An international team of scientists has proposed a new multi-disciplinary approach in which an array of new technologies will allow us to map biodiversity and the risks that wildlife is facing at the scale of whole landscapes. The findings are published in Nature Ecology and Evolution. This international research is led by the Kunming Institute of Zoology from China, University of East Anglia, University of Leicester and the Leibniz Institute for Zoo and Wildlife Research.

Using a combination of satellite and ground data, the team proposes that it is now possible to map biodiversity with an accuracy that has not been previously...

Im Focus: Climate satellite: Tracking methane with robust laser technology

Heatwaves in the Arctic, longer periods of vegetation in Europe, severe floods in West Africa – starting in 2021, scientists want to explore the emissions of the greenhouse gas methane with the German-French satellite MERLIN. This is made possible by a new robust laser system of the Fraunhofer Institute for Laser Technology ILT in Aachen, which achieves unprecedented measurement accuracy.

Methane is primarily the result of the decomposition of organic matter. The gas has a 25 times greater warming potential than carbon dioxide, but is not as...

Im Focus: How protons move through a fuel cell

Hydrogen is regarded as the energy source of the future: It is produced with solar power and can be used to generate heat and electricity in fuel cells. Empa researchers have now succeeded in decoding the movement of hydrogen ions in crystals – a key step towards more efficient energy conversion in the hydrogen industry of tomorrow.

As charge carriers, electrons and ions play the leading role in electrochemical energy storage devices and converters such as batteries and fuel cells. Proton...

Im Focus: A unique data centre for cosmological simulations

Scientists from the Excellence Cluster Universe at the Ludwig-Maximilians-Universität Munich have establised "Cosmowebportal", a unique data centre for cosmological simulations located at the Leibniz Supercomputing Centre (LRZ) of the Bavarian Academy of Sciences. The complete results of a series of large hydrodynamical cosmological simulations are available, with data volumes typically exceeding several hundred terabytes. Scientists worldwide can interactively explore these complex simulations via a web interface and directly access the results.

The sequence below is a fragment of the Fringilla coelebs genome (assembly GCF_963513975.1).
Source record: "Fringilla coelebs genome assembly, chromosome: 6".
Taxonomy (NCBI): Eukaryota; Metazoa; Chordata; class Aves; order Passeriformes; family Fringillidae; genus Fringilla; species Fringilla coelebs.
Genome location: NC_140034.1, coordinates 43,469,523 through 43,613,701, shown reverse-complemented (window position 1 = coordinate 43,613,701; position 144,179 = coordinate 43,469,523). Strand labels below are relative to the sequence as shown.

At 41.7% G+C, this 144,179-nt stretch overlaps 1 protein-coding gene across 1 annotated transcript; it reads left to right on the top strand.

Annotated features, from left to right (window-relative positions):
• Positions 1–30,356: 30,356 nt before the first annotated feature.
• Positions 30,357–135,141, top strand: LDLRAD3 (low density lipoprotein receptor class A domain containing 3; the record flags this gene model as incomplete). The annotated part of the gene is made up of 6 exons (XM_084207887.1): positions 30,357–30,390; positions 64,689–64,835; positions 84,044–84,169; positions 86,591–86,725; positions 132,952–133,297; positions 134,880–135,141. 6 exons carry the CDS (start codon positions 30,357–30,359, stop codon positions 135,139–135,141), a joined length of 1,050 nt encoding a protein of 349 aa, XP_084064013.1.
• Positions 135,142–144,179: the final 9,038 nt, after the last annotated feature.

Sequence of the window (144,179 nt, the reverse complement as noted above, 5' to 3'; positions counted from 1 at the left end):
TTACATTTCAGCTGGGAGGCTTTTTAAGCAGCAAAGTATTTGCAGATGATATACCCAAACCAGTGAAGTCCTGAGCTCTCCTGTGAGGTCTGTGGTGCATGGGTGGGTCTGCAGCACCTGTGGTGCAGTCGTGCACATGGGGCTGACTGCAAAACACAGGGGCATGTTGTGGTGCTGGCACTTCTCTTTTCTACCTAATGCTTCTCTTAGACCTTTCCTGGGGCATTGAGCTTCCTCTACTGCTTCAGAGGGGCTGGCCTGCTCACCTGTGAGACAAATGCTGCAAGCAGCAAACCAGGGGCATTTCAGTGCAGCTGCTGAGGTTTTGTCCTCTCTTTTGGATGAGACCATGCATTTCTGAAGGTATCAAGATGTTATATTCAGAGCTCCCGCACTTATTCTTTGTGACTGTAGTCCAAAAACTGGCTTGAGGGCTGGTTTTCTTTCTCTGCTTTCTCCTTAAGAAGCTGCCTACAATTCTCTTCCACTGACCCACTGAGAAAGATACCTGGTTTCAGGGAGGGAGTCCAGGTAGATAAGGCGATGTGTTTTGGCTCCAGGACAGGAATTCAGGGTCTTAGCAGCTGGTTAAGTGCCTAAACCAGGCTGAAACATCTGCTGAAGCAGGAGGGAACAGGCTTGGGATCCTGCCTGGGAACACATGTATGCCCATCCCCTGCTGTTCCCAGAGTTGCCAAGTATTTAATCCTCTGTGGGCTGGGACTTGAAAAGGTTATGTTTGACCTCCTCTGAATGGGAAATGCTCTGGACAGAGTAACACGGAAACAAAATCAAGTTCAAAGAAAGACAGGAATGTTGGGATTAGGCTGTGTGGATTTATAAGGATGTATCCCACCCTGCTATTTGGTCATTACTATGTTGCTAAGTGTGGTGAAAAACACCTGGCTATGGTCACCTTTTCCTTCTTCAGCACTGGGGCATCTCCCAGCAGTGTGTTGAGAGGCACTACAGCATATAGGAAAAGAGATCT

With current telescopes, scientists can observe our Universe’s galaxies and galaxy clusters and their distribution along an invisible cosmic web. From the...

Im Focus: Scientists develop molecular thermometer for contactless measurement using infrared light

Temperature measurements possible even on the smallest scale / Molecular ruby for use in material sciences, biology, and medicine

Chemists at Johannes Gutenberg University Mainz (JGU) in cooperation with researchers of the German Federal Institute for Materials Research and Testing (BAM)...

All Focus news of the innovation-report >>>

Anzeige

Anzeige

Event News

Plants are networkers

19.06.2017 | Event News

Digital Survival Training for Executives

13.06.2017 | Event News

Global Learning Council Summit 2017

13.06.2017 | Event News

 
Latest News

Study shines light on brain cells that coordinate movement

26.06.2017 | Life Sciences

Smooth propagation of spin waves using gold

26.06.2017 | Physics and Astronomy

Switchable DNA mini-machines store information

26.06.2017 | Information Technology

VideoLinks
B2B-VideoLinks
More VideoLinks >>>